Some support groups teach that SCA is not a disease. If you refuse to think you have a disease, that might warp your expectations of what a cure or modification will offer. A cure or modification won’t outright fix your symptoms, especially if they are advanced, possibly leaving your expectations unfulfilled—a cure or modification might only pave the way for rehabilitation to be remotely possible.
More of what I expect
SCA results in degradations that multiply and never improve. That bears emphasizing. Even if you do everything right, take supplements, exercise, and eat properly, even if any or all of these things help, none will bring your condition back to the way it was at a prior time. The best you can hope for is to slow the degradation. The nebulousness of that is so high, even those with the disease have widely varying interpretations and expectations of what’s going on.
For example, I have taken coenzyme Q10 for over 15 years. Does it help me? That is unanswerable; the answer is unknowable. In all those years, months, and days of taking it, I have no evidence that it’s benefiting me. On a day-to-day basis, it has no effect, yet I continue to take it. I will take to the grave not knowing whether it has slowed the progression of SCA3. Even if I stopped taking it, I wouldn’t know if not stopping would have been more beneficial. Whether or not I take CoQ10, the degradations caused by having SCA3 will continue.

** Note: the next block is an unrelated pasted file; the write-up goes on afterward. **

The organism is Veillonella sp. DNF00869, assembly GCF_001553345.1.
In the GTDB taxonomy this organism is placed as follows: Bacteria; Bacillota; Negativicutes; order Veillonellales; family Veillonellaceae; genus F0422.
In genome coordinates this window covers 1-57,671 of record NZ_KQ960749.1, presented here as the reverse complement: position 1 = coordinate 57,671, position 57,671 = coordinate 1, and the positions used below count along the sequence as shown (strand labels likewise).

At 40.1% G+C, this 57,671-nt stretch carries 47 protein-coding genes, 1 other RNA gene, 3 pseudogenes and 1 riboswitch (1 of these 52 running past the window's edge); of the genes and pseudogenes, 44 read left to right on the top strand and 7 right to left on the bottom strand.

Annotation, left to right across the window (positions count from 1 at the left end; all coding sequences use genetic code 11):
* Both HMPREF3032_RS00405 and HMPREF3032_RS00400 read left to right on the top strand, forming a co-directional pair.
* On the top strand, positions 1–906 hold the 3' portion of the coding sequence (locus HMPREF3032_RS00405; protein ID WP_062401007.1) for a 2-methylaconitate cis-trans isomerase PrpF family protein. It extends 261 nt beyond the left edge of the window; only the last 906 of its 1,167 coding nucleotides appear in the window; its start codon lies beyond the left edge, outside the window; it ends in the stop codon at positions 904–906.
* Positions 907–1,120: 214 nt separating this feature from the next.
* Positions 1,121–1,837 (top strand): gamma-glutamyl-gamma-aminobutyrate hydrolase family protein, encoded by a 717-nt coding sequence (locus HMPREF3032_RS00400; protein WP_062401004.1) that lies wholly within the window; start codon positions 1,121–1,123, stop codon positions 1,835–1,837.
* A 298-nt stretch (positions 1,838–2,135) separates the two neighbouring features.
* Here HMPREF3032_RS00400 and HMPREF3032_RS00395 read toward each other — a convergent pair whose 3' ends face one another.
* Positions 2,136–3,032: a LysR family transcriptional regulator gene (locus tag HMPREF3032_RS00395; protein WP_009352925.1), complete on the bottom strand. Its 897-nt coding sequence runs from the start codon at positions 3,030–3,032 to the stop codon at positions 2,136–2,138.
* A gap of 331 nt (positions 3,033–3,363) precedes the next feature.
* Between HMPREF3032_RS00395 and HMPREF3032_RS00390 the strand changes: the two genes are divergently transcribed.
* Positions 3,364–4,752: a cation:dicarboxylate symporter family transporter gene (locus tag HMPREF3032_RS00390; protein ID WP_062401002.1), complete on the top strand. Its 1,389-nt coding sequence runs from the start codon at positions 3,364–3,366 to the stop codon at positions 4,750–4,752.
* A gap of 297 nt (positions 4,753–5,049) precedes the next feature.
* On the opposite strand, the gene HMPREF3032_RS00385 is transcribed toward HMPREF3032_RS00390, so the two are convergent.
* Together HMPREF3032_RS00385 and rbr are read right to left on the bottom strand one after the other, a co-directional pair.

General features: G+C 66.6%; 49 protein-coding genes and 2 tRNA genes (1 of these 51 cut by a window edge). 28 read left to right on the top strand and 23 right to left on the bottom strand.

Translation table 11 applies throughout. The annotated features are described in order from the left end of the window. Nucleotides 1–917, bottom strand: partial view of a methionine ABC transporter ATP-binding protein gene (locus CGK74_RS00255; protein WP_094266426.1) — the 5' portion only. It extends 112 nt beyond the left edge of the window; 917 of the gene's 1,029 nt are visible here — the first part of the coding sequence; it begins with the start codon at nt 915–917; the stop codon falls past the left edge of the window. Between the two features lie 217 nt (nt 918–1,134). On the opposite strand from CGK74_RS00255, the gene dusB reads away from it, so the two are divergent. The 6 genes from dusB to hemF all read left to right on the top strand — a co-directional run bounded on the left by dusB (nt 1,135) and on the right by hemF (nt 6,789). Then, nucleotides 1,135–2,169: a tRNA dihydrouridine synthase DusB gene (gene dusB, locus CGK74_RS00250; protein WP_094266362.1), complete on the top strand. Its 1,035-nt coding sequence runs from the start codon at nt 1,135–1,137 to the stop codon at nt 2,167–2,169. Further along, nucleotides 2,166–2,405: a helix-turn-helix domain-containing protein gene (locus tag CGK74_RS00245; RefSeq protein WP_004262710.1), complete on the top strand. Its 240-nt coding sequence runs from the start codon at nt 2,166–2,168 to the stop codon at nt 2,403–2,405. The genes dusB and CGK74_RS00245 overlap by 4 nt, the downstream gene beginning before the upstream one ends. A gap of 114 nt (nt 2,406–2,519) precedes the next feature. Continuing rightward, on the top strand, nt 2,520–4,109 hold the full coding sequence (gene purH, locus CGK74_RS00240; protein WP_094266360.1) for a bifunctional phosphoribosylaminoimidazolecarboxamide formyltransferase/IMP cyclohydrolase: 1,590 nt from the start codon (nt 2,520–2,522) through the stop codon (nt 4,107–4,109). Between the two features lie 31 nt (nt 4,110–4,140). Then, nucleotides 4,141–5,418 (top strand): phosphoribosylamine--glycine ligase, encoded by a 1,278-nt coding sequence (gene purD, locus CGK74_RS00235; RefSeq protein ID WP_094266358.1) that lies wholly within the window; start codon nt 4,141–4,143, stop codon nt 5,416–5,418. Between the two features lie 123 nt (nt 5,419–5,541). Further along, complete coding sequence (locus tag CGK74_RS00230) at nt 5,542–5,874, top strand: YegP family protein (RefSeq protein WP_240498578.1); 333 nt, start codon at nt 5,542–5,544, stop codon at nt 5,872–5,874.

Today, nothing makes improvements; things can only slow down how fast the symptoms worsen. Treatments and modifications will be like that, as well. Certain years-long symptoms might begin to recede if there’s no impetus for them to get worse. In that case, physical therapy might accelerate the improvements.
It could be hard to fully appreciate “not getting as worse as fast” as the best a cure or modification might have to offer. And what to expect is unknowable despite what anyone might say otherwise. Firstly, specific cerebellar degeneration (and for that matter: regeneration) cannot be directly correlated to symptoms; external symptoms are a manifestation of the cerebellar disease but not an exact reflection. Secondly, as an example, I tend to think that nystagmus comes from diplopia, which comes from ophthalmoparesis, which comes from SCA3; if you have nystagmus and ameliorate the SCA3, what happens to the ophthalmoparesis, the diplopia, and the nystagmus? No one can know because it’s never happened before. Physical therapy might help, but I don’t have high hopes for ever walking off into the sunset.
Symptomatic relief could be quick (and temporary), taking effect (and stopping effect) instantaneously or in a few minutes to a few days. Modifying the disease could take weeks, months, or years.